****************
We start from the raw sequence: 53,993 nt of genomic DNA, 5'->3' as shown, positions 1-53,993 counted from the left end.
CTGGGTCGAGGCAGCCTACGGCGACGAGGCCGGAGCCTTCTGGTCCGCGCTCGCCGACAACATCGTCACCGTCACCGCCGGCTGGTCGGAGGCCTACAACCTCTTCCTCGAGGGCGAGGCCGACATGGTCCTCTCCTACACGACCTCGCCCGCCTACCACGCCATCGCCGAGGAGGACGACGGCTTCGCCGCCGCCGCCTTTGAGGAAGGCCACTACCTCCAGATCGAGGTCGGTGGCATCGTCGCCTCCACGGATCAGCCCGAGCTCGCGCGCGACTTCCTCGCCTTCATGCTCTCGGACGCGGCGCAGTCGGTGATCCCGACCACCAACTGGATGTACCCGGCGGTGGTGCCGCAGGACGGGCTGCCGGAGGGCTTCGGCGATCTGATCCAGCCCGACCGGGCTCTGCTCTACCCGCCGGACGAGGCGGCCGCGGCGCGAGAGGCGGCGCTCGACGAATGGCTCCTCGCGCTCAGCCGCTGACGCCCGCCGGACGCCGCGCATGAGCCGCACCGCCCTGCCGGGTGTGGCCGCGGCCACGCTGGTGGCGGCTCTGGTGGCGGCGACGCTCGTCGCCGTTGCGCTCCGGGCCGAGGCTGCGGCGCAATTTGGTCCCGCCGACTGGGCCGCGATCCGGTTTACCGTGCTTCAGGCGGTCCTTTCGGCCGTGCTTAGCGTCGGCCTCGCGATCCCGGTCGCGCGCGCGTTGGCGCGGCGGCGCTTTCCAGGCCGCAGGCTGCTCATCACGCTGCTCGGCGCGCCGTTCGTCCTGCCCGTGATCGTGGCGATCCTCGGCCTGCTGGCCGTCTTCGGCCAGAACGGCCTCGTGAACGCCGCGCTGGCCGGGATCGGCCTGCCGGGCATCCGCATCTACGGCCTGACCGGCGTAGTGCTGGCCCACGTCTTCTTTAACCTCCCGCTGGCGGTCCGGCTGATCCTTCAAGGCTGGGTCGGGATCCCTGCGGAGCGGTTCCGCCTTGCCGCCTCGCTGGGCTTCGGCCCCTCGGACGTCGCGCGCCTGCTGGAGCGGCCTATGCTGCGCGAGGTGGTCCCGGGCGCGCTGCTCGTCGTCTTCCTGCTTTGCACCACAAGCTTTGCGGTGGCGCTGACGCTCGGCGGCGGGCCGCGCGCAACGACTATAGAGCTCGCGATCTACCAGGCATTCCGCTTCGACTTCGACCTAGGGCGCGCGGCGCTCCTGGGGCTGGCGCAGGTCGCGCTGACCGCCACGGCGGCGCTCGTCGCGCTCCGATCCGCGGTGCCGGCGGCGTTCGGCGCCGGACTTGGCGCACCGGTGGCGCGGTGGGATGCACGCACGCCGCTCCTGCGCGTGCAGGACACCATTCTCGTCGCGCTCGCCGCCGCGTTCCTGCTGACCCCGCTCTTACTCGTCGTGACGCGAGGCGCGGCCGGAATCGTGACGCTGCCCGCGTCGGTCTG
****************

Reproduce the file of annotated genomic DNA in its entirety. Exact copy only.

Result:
We start from the raw sequence: 53,993 nt of genomic DNA, 5'->3' as shown, positions 1-53,993 counted from the left end.
CTGGGTCGAGGCAGCCTACGGCGACGAGGCCGGAGCCTTCTGGTCCGCGCTCGCCGACAACATCGTCACCGTCACCGCCGGCTGGTCGGAGGCCTACAACCTCTTCCTCGAGGGCGAGGCCGACATGGTCCTCTCCTACACGACCTCGCCCGCCTACCACGCCATCGCCGAGGAGGACGACGGCTTCGCCGCCGCCGCCTTTGAGGAAGGCCACTACCTCCAGATCGAGGTCGGTGGCATCGTCGCCTCCACGGATCAGCCCGAGCTCGCGCGCGACTTCCTCGCCTTCATGCTCTCGGACGCGGCGCAGTCGGTGATCCCGACCACCAACTGGATGTACCCGGCGGTGGTGCCGCAGGACGGGCTGCCGGAGGGCTTCGGCGATCTGATCCAGCCCGACCGGGCTCTGCTCTACCCGCCGGACGAGGCGGCCGCGGCGCGAGAGGCGGCGCTCGACGAATGGCTCCTCGCGCTCAGCCGCTGACGCCCGCCGGACGCCGCGCATGAGCCGCACCGCCCTGCCGGGTGTGGCCGCGGCCACGCTGGTGGCGGCTCTGGTGGCGGCGACGCTCGTCGCCGTTGCGCTCCGGGCCGAGGCTGCGGCGCAATTTGGTCCCGCCGACTGGGCCGCGATCCGGTTTACCGTGCTTCAGGCGGTCCTTTCGGCCGTGCTTAGCGTCGGCCTCGCGATCCCGGTCGCGCGCGCGTTGGCGCGGCGGCGCTTTCCAGGCCGCAGGCTGCTCATCACGCTGCTCGGCGCGCCGTTCGTCCTGCCCGTGATCGTGGCGATCCTCGGCCTGCTGGCCGTCTTCGGCCAGAACGGCCTCGTGAACGCCGCGCTGGCCGGGATCGGCCTGCCGGGCATCCGCATCTACGGCCTGACCGGCGTAGTGCTGGCCCACGTCTTCTTTAACCTCCCGCTGGCGGTCCGGCTGATCCTTCAAGGCTGGGTCGGGATCCCTGCGGAGCGGTTCCGCCTTGCCGCCTCGCTGGGCTTCGGCCCCTCGGACGTCGCGCGCCTGCTGGAGCGGCCTATGCTGCGCGAGGTGGTCCCGGGCGCGCTGCTCGTCGTCTTCCTGCTTTGCACCACAAGCTTTGCGGTGGCGCTGACGCTCGGCGGCGGGCCGCGCGCAACGACTATAGAGCTCGCGATCTACCAGGCATTCCGCTTCGACTTCGACCTAGGGCGCGCGGCGCTCCTGGGGCTGGCGCAGGTCGCGCTGACCGCCACGGCGGCGCTCGTCGCGCTCCGATCCGCGGTGCCGGCGGCGTTCGGCGCCGGACTTGGCGCACCGGTGGCGCGGTGGGATGCACGCACGCCGCTCCTGCGCGTGCAGGACACCATTCTCGTCGCGCTCGCCGCCGCGTTCCTGCTGACCCCGCTCTTACTCGTCGTGACGCGAGGCGCGGCCGGAATCGTGACGCTGCCCGCGTCGGTCTG